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Africa's only free state

By Andile Mngxitama
Often when I give public talks, I shock my audience by stating emphatically that Zimbabwe is the only liberated country in black Africa. Generally, my audience claps heatedly - more so if it's predominantly black. Immediately there will be hostile comments and questions from some. How dare I say that when President Mugabe is oppressing his people and all the Zimbabweans have run away from their country because of hunger created deliberately by Mugabe and his cronies?

They also say that only President Mugabe and his friends took the land. I start by explaining that Zimbabweans are 300 years ahead of black South Africans.

They have their country back, while black South Africans are landless, unemployed squatters crammed in townships with no hope, despite having the best constitution on earth. I ask my audience if its not progress that the Zimbabweans have been able to redistribute land from 4 000 white settlers who owned 80 percent of Zimbabwe until around the year 2000?

Now, more than 380 000 black households own the land. On food production and hunger, I ask if people didn't know about the international sanctions against Zimbabwe, not just the leaders.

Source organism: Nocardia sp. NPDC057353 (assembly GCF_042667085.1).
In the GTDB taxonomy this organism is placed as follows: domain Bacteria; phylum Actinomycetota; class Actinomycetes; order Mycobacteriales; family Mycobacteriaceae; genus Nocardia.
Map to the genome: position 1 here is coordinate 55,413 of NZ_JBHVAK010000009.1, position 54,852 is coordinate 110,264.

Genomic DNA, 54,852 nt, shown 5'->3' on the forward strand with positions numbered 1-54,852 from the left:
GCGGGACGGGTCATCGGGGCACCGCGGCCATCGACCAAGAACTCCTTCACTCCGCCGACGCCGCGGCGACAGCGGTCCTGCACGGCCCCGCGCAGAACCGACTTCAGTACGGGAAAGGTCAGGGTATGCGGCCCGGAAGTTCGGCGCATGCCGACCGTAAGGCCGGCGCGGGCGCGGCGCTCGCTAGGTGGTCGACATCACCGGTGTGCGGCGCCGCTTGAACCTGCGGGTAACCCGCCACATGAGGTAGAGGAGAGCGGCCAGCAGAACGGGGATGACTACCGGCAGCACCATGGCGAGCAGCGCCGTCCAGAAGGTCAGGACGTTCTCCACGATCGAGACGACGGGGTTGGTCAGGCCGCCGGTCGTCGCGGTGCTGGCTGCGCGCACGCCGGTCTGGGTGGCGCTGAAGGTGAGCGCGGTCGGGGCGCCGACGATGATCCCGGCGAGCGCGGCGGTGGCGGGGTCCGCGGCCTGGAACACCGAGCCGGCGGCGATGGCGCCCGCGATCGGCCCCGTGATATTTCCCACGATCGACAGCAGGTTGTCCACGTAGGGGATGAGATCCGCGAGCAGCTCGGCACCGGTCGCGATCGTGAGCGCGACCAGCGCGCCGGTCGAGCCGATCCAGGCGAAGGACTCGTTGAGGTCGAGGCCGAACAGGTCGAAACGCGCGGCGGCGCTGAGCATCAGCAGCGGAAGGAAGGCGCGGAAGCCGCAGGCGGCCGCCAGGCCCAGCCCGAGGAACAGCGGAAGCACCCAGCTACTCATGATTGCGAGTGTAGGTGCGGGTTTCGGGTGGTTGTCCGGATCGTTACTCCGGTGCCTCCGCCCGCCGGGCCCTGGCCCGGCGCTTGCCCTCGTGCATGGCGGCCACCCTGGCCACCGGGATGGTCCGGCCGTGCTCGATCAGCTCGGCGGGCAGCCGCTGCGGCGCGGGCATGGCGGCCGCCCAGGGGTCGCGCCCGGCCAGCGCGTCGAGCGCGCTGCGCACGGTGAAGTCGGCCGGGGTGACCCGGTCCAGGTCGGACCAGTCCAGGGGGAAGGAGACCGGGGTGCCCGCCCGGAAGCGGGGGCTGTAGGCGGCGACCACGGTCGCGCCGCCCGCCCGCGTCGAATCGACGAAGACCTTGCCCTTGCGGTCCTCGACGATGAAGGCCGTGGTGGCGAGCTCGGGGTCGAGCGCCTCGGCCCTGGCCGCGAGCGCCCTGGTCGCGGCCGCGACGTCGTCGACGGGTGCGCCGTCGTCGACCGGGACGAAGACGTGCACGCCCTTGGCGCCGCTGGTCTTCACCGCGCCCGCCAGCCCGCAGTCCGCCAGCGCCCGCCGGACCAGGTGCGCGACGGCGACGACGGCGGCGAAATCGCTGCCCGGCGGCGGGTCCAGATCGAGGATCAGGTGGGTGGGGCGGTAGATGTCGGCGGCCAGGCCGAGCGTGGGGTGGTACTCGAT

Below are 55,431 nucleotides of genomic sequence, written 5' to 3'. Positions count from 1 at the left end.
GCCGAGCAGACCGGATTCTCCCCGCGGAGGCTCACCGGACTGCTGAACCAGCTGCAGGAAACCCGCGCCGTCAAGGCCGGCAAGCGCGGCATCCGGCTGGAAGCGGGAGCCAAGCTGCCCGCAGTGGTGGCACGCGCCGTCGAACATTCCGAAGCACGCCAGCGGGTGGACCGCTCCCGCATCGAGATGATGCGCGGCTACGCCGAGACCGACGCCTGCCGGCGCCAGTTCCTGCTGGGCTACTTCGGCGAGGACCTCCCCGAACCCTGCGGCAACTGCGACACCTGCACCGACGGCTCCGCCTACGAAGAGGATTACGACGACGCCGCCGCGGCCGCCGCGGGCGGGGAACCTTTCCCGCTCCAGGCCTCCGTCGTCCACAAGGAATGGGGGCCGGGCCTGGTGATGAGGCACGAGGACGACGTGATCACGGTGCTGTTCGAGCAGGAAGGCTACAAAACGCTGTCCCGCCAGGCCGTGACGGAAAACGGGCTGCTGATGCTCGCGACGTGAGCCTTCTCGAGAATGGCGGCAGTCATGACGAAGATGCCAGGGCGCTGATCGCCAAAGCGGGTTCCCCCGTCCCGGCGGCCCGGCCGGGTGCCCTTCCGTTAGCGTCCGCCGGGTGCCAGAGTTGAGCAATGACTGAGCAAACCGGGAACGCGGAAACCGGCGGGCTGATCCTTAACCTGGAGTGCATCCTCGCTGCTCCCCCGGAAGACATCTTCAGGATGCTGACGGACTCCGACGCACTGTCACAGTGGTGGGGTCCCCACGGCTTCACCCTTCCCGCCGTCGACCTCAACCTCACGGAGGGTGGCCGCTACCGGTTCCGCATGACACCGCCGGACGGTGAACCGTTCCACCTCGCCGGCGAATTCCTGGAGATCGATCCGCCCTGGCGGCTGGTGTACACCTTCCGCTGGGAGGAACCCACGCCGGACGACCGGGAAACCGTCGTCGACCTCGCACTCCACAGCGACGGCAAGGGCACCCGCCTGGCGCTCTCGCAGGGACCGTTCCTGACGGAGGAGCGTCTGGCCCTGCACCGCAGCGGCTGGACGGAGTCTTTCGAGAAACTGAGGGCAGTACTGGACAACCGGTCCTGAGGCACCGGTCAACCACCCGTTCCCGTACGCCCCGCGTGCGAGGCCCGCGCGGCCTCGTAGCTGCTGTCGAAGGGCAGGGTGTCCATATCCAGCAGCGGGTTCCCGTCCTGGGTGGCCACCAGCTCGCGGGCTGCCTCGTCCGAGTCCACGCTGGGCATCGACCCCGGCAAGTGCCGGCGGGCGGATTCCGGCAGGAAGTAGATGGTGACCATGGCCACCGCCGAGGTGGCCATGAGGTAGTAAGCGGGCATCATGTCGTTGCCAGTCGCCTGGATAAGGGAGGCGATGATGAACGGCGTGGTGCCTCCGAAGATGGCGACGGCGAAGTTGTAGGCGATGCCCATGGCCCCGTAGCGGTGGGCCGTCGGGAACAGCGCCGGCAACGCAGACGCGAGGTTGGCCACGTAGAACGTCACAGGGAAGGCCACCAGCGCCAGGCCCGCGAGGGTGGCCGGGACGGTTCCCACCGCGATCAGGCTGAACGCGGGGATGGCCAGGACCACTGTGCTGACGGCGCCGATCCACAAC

I then concede that Zanu-PF didn't handle the whole land redistribution business effectively, they neglected to immediately invest in land to support new landholders to at least keep production at acceptable levels. But I then tell them that things are changing rapidly in Zimbabwe, this progress is now admitted even by the New York Times, which ran a big story on how tobacco and milk production in Zimbabwe are of a high quality and already reaching pre-land reform crisis production levels.

Is it not progress that from 2 000 white dairy farmers who made all the money for themselves, now there is more than 50 000 black dairy farmers? The same with tobacco which is a big foreign exchange earner. Again, from being dominated by a few super rich white farmers, it's now benefiting more than 60 000 black farmers.

To recognise these positive developments is not to deny that there are problems in Zimbabwe. It's not to deny that there is a need to reform both the political system and to stabilise the economy further.

But we have to contend with a simple truth - that Zimbabwe has now resolved its colonial heritage and that black Zimbabweans by and large are a truly free people. You can even see it in their walk and confidence of expression. Yes, there is still a lot of work to be done, but in another five to 10 years, the beauty of the revolution that has happened in front of our eyes will make our country look like a bantustan.

The difference between the ANC and Zanu-PF is that the ANC is engulfed by narrow greed and fear to offend white interests. Zanu-PF, on the other hand, has a sense of history and vision for the future. We continue to refuse to learn from Zimbabwe at our own peril.

Right now, their indigenisation law has forced mining companies to give Zimbabweans a 51 percent majority ownership. - Sowetan.





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